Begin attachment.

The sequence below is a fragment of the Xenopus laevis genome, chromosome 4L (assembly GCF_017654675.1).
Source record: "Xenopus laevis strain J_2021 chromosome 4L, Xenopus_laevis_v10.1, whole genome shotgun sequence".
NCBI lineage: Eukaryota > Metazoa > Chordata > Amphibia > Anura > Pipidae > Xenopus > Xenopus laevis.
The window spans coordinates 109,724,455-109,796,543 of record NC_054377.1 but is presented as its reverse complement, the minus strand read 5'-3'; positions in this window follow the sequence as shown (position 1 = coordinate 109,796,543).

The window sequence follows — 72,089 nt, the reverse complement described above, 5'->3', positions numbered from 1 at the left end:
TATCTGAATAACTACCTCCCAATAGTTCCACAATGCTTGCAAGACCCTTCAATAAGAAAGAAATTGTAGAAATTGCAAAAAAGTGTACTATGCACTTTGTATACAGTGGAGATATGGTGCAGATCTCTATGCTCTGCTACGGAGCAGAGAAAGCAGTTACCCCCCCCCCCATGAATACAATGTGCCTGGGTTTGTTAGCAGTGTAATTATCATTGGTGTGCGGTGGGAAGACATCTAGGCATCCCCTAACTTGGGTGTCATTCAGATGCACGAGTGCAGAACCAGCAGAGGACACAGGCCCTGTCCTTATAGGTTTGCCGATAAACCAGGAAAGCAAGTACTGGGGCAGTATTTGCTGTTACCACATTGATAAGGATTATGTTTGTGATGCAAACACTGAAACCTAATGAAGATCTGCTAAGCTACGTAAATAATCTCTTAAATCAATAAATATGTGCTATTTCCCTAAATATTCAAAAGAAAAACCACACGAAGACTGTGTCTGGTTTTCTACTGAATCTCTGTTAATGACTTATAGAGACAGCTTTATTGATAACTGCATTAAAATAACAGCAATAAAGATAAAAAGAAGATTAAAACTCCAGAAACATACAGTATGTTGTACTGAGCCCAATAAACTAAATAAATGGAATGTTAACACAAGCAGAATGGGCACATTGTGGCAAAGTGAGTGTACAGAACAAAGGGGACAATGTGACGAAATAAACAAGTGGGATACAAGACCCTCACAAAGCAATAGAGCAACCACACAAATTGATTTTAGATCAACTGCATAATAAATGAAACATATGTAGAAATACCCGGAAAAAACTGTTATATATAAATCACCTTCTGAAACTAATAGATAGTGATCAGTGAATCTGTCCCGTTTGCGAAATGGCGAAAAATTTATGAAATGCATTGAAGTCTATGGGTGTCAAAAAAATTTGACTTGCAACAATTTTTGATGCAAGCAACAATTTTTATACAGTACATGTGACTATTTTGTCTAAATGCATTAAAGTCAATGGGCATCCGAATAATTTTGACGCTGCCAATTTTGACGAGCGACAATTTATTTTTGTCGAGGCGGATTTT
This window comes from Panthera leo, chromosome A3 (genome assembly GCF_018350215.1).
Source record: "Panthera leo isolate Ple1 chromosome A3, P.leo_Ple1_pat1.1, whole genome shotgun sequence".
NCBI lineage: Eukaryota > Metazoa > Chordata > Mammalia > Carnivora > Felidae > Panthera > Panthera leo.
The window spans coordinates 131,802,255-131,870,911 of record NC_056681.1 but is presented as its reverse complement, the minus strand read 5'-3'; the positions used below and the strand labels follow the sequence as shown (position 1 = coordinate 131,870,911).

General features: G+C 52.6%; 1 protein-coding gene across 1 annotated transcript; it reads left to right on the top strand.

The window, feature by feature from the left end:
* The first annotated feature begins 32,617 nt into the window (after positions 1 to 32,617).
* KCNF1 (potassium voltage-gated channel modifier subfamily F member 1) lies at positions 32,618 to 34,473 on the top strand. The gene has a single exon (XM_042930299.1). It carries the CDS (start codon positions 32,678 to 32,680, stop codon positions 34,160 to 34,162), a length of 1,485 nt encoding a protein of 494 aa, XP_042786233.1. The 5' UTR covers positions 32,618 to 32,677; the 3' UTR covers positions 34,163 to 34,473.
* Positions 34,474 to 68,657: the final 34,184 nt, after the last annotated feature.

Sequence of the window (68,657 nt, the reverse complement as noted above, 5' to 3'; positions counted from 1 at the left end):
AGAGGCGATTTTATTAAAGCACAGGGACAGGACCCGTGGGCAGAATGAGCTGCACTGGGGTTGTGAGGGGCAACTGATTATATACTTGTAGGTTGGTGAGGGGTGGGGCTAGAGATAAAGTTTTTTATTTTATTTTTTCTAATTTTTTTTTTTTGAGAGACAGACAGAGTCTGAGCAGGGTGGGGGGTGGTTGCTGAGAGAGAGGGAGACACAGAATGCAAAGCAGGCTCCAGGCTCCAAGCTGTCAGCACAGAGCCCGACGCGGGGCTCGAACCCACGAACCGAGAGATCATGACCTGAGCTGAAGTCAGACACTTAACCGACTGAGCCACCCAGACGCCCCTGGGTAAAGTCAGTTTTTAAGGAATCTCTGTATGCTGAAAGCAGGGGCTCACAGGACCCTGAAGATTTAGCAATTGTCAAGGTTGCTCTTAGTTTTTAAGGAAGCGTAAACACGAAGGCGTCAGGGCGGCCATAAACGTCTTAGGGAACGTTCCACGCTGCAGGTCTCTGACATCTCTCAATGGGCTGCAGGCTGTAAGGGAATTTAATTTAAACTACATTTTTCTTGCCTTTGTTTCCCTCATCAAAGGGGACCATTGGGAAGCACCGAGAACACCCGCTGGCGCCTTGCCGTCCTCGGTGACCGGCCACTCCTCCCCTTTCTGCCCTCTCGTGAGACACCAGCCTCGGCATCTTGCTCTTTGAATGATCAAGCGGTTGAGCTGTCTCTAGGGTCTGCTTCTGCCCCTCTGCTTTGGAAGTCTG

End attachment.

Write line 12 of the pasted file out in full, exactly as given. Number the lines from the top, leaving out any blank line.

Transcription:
The window, feature by feature from the left end: